Schnecken, is a German word for snails. This spiral shaped sweet bread is the grandfather of the pecan roll, the morning bun and even those awful Pillsbury cinnamon biscuits that come in the cardboard tubes. As an aside, according to my brother-in-law, a long serving police officer in the mid-west. A schneck is any sweet baked snack, as in “I went over to the Mister Donut, there’s a box of schnecks in the break room”.
I was leafing through my copy of Joan Nathan’s Jewish Cooking in America and started reading about schnecken. She described how the Settlement Cookbook revised the recipe over the years as reflection of the gradual assimilation of the dish from the plainer German version made in a cast iron skillet to the nut and cinnamon laden version made in a muffin pan. As someone who grew up in Milwaukee (home of the Settlement Cookbook Co.) I own a few different copies of this book, including a 1931 edition from my New Yorker mother of all things. My curiosity piqued I pulled it off the shelf and after several minutes of hunting through the index (at the front of the book no less) I found a recipe for cold water schnecken. I was confused since the recipe didn’t call for cold water, in fact no water at all.
Instead it called for a heart attack’s worth of eggs, heavy cream and butter along with a cake of yeast. The cold water it turned out was part of the chilling process, of either 3 hours on ice or overnight in cold water. A reference to the lack of home refrigeration in the late 20’s. In addition the slightly cryptic instructions advised me to, “Bake light brown in a moderate oven 350 F. Watch carefully.” Intrigued I knew I had found a project to share.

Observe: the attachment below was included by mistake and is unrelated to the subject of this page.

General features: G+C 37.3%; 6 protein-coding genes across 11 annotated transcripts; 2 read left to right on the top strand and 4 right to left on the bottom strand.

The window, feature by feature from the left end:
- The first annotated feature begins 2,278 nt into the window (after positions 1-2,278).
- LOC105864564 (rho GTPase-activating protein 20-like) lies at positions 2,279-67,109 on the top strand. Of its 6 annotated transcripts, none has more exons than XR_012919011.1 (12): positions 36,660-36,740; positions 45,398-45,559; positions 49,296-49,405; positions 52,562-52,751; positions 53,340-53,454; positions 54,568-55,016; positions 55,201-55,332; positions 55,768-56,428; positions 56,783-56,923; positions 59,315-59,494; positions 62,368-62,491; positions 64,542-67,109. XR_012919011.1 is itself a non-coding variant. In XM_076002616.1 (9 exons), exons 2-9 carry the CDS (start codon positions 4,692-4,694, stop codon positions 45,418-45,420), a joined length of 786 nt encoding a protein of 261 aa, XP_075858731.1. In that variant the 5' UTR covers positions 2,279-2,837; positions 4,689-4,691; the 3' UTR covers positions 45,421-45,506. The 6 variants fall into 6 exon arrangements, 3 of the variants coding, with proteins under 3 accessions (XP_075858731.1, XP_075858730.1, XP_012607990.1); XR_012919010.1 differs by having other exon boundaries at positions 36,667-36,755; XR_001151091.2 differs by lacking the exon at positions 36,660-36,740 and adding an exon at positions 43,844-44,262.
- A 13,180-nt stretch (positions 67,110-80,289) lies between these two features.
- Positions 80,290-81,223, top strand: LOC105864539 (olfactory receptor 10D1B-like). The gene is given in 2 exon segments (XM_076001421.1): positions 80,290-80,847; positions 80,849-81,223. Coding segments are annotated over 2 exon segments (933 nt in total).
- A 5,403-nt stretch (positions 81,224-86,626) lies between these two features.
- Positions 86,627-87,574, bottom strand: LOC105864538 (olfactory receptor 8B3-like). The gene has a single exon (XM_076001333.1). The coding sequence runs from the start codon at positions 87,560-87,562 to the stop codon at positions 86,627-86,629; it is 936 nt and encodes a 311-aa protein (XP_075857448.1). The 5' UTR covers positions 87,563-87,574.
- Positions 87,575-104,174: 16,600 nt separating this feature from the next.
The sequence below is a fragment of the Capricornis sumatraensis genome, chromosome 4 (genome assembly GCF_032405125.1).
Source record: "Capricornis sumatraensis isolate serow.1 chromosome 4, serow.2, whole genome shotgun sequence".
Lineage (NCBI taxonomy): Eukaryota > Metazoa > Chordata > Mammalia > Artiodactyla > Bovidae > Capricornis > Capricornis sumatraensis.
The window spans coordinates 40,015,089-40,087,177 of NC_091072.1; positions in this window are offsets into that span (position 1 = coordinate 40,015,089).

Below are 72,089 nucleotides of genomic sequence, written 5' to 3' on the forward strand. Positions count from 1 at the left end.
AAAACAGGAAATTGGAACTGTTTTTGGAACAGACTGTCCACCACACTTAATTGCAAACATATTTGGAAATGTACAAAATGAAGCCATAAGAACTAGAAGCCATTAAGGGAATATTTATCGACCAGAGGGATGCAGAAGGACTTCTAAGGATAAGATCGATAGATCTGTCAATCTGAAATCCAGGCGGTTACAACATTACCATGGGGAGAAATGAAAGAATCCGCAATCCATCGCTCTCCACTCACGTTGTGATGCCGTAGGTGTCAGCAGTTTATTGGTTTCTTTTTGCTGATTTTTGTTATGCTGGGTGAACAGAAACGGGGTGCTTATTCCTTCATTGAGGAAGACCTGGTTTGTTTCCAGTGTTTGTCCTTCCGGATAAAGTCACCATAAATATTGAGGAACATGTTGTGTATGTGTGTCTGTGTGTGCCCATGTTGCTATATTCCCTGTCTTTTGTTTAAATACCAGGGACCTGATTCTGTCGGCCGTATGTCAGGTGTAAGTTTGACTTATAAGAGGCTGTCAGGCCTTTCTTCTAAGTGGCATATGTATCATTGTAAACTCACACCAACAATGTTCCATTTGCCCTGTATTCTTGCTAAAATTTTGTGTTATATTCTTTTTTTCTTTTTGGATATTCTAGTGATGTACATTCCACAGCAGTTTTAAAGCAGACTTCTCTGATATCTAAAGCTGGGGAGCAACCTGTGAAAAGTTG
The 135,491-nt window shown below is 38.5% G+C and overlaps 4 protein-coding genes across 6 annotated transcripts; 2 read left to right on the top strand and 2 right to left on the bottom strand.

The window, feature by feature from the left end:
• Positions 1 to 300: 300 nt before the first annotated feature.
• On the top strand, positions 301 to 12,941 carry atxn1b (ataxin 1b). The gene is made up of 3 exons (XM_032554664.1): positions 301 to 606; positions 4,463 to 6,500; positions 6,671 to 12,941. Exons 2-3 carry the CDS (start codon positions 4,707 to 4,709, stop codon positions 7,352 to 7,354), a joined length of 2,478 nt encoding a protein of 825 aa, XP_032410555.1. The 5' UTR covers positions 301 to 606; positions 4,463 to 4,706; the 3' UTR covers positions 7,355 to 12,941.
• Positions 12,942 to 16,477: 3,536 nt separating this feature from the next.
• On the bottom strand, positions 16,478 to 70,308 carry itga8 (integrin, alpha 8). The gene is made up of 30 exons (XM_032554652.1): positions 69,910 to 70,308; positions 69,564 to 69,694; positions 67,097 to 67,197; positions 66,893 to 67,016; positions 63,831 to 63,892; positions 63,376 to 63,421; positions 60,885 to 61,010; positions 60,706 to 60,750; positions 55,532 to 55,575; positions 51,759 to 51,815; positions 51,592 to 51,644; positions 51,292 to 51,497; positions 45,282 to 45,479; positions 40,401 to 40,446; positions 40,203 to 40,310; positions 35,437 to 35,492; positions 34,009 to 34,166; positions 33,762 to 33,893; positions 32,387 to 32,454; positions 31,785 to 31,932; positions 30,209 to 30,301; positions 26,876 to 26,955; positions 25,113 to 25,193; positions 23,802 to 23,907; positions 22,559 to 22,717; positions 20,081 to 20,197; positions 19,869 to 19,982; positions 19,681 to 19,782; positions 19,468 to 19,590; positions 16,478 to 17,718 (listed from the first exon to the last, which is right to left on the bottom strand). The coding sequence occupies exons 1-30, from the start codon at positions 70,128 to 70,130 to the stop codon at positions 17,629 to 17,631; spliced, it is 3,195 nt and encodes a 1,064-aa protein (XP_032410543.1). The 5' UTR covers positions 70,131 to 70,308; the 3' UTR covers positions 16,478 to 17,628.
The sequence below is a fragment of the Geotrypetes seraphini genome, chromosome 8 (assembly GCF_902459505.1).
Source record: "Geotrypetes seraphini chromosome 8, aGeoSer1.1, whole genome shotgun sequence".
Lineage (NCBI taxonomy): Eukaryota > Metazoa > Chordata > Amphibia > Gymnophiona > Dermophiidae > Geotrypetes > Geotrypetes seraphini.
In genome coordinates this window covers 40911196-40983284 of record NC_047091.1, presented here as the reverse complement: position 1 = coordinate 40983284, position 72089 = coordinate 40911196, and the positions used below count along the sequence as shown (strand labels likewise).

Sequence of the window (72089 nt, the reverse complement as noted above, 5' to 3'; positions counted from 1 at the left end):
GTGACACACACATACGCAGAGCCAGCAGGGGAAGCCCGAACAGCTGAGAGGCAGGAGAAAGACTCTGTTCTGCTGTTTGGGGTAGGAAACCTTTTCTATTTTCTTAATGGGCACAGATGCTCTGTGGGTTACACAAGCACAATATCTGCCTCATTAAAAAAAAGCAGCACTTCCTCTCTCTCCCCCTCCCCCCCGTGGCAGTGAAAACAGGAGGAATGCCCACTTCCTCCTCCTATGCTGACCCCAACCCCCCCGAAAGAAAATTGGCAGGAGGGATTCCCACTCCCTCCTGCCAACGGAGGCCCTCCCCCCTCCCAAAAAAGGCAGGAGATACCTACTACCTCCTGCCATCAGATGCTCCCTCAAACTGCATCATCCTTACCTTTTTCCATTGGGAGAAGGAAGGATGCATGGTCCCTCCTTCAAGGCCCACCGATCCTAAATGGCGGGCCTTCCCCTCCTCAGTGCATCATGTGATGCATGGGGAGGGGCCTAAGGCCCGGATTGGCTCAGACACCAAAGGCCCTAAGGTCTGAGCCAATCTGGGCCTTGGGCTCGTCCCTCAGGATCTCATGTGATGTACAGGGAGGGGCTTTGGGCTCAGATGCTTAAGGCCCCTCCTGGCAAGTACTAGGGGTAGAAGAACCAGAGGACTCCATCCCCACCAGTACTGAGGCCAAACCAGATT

I decided that I would try to stick to the recipe as much as possible making a few changes in light of changing materials.Yeast now comes dry, not in cakes and the call for 5 egg yolks was evaluated as to the size of those yolks in 1931. Also, I used up all the cream in the house making butter, so I used milk instead. My last thought is that you should line your sheet pan (I use a Silpat), when I was in college I worked as a dishwasher and I remember how many trips through the machine it would take to melt the sugar off the pecan roll pans.
Recipe after the break.
3 large egg yolks
1 cup soft butter
2/3 cup warm milk
2 tsp yeast
3 cups all purpose flour
1/2 white sugar
1/2 cup chopped nuts
Cinnamon to sprinkle
In the work bowl of a mixer cream the butter until smooth. Add eggs and combine. Mix yeast and flour together and then add to butter/egg mixture. mix until it has an even crumb like appearance. Then add the the milk and mix until the dough is smooth and elastic, about 5 minutes. Form dough into a ball, cover and place in the refrigerator overnight or four hours.
Take cold dough and roll out into a sheet, work slowly allowing the dough to rest for 5 minutes whenever it starts to snap back. During the rest use the sugar to cover the dough sheet top and bottom. Once the dough is rolled to about a 1/2 inch thickness allow it to rest again and then spread the nuts on the top. Roll up like a carpet and then slice into 3/4 thick pieces. Place each piece in a sheet pan and allow to rest for 45 min in a warm place (your oven works well, turn it on for 2 minutes and then use as a proofing box).
Remove pan, heat oven to 350. Sprinkle rolls with cinnamon and bake for 25 minutes.